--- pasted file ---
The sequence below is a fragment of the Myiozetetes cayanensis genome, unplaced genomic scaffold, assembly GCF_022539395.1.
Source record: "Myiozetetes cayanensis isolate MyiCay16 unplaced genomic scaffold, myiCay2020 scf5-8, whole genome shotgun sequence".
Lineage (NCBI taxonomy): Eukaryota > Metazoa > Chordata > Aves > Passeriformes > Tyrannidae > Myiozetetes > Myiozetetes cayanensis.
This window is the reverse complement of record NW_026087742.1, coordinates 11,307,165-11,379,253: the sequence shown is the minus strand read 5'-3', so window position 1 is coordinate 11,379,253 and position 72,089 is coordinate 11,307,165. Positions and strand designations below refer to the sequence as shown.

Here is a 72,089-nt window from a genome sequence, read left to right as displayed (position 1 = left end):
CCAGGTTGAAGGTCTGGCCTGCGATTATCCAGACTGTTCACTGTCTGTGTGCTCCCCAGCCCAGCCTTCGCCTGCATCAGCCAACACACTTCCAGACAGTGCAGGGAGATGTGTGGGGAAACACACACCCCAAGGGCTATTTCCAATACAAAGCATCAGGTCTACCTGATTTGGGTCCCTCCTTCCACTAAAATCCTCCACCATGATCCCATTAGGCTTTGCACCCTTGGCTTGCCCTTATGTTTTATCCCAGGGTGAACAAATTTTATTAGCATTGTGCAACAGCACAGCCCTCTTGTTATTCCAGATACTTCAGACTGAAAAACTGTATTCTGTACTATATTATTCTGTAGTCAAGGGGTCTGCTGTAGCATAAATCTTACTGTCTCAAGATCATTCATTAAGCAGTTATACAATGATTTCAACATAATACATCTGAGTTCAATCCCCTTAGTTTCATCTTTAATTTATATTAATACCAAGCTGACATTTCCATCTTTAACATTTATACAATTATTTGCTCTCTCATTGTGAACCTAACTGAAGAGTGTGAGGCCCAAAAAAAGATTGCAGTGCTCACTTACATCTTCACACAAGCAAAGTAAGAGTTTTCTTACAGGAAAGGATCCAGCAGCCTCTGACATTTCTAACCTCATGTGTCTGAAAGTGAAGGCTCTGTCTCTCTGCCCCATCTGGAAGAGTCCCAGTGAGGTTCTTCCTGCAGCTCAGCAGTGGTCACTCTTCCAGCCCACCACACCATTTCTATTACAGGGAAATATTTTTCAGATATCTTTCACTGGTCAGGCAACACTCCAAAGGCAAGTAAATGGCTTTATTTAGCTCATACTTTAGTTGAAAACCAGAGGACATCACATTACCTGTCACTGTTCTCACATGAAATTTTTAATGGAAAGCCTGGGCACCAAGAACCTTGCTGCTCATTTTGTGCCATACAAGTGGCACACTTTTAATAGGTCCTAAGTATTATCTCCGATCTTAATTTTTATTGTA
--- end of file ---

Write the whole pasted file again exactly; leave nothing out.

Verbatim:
The sequence below is a fragment of the Myiozetetes cayanensis genome, unplaced genomic scaffold, assembly GCF_022539395.1.
Source record: "Myiozetetes cayanensis isolate MyiCay16 unplaced genomic scaffold, myiCay2020 scf5-8, whole genome shotgun sequence".
Lineage (NCBI taxonomy): Eukaryota > Metazoa > Chordata > Aves > Passeriformes > Tyrannidae > Myiozetetes > Myiozetetes cayanensis.
This window is the reverse complement of record NW_026087742.1, coordinates 11,307,165-11,379,253: the sequence shown is the minus strand read 5'-3', so window position 1 is coordinate 11,379,253 and position 72,089 is coordinate 11,307,165. Positions and strand designations below refer to the sequence as shown.

Here is a 72,089-nt window from a genome sequence, read left to right as displayed (position 1 = left end):
CCAGGTTGAAGGTCTGGCCTGCGATTATCCAGACTGTTCACTGTCTGTGTGCTCCCCAGCCCAGCCTTCGCCTGCATCAGCCAACACACTTCCAGACAGTGCAGGGAGATGTGTGGGGAAACACACACCCCAAGGGCTATTTCCAATACAAAGCATCAGGTCTACCTGATTTGGGTCCCTCCTTCCACTAAAATCCTCCACCATGATCCCATTAGGCTTTGCACCCTTGGCTTGCCCTTATGTTTTATCCCAGGGTGAACAAATTTTATTAGCATTGTGCAACAGCACAGCCCTCTTGTTATTCCAGATACTTCAGACTGAAAAACTGTATTCTGTACTATATTATTCTGTAGTCAAGGGGTCTGCTGTAGCATAAATCTTACTGTCTCAAGATCATTCATTAAGCAGTTATACAATGATTTCAACATAATACATCTGAGTTCAATCCCCTTAGTTTCATCTTTAATTTATATTAATACCAAGCTGACATTTCCATCTTTAACATTTATACAATTATTTGCTCTCTCATTGTGAACCTAACTGAAGAGTGTGAGGCCCAAAAAAAGATTGCAGTGCTCACTTACATCTTCACACAAGCAAAGTAAGAGTTTTCTTACAGGAAAGGATCCAGCAGCCTCTGACATTTCTAACCTCATGTGTCTGAAAGTGAAGGCTCTGTCTCTCTGCCCCATCTGGAAGAGTCCCAGTGAGGTTCTTCCTGCAGCTCAGCAGTGGTCACTCTTCCAGCCCACCACACCATTTCTATTACAGGGAAATATTTTTCAGATATCTTTCACTGGTCAGGCAACACTCCAAAGGCAAGTAAATGGCTTTATTTAGCTCATACTTTAGTTGAAAACCAGAGGACATCACATTACCTGTCACTGTTCTCACATGAAATTTTTAATGGAAAGCCTGGGCACCAAGAACCTTGCTGCTCATTTTGTGCCATACAAGTGGCACACTTTTAATAGGTCCTAAGTATTATCTCCGATCTTAATTTTTATTGTA